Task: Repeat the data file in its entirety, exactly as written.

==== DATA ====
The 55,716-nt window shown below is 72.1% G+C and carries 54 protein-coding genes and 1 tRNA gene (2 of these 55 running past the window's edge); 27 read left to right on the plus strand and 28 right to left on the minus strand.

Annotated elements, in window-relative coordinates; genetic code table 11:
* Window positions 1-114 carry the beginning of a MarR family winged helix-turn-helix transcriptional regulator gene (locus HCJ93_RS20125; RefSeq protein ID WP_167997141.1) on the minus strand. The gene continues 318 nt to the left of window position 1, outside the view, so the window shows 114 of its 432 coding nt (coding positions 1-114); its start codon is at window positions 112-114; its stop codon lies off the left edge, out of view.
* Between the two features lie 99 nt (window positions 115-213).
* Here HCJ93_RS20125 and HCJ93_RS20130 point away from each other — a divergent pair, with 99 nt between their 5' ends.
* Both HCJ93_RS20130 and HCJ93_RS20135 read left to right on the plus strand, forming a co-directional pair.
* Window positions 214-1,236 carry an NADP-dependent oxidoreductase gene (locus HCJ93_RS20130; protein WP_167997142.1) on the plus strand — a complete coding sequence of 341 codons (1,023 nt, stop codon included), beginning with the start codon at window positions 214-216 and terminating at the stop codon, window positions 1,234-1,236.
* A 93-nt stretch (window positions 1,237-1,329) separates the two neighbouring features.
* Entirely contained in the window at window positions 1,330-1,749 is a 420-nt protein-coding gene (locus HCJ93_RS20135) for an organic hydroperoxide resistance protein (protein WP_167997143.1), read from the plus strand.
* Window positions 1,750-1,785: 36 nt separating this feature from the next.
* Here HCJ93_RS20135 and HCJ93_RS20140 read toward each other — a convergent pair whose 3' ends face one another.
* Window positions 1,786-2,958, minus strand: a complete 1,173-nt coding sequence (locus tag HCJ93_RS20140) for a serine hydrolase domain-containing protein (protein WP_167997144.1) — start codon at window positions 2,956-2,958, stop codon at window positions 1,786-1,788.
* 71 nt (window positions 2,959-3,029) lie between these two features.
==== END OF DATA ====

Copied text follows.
The 55,716-nt window shown below is 72.1% G+C and carries 54 protein-coding genes and 1 tRNA gene (2 of these 55 running past the window's edge); 27 read left to right on the plus strand and 28 right to left on the minus strand.

Annotated elements, in window-relative coordinates; genetic code table 11:
* Window positions 1-114 carry the beginning of a MarR family winged helix-turn-helix transcriptional regulator gene (locus HCJ93_RS20125; RefSeq protein ID WP_167997141.1) on the minus strand. The gene continues 318 nt to the left of window position 1, outside the view, so the window shows 114 of its 432 coding nt (coding positions 1-114); its start codon is at window positions 112-114; its stop codon lies off the left edge, out of view.
* Between the two features lie 99 nt (window positions 115-213).
* Here HCJ93_RS20125 and HCJ93_RS20130 point away from each other — a divergent pair, with 99 nt between their 5' ends.
* Both HCJ93_RS20130 and HCJ93_RS20135 read left to right on the plus strand, forming a co-directional pair.
* Window positions 214-1,236 carry an NADP-dependent oxidoreductase gene (locus HCJ93_RS20130; protein WP_167997142.1) on the plus strand — a complete coding sequence of 341 codons (1,023 nt, stop codon included), beginning with the start codon at window positions 214-216 and terminating at the stop codon, window positions 1,234-1,236.
* A 93-nt stretch (window positions 1,237-1,329) separates the two neighbouring features.
* Entirely contained in the window at window positions 1,330-1,749 is a 420-nt protein-coding gene (locus HCJ93_RS20135) for an organic hydroperoxide resistance protein (protein WP_167997143.1), read from the plus strand.
* Window positions 1,750-1,785: 36 nt separating this feature from the next.
* Here HCJ93_RS20135 and HCJ93_RS20140 read toward each other — a convergent pair whose 3' ends face one another.
* Window positions 1,786-2,958, minus strand: a complete 1,173-nt coding sequence (locus tag HCJ93_RS20140) for a serine hydrolase domain-containing protein (protein WP_167997144.1) — start codon at window positions 2,956-2,958, stop codon at window positions 1,786-1,788.
* 71 nt (window positions 2,959-3,029) lie between these two features.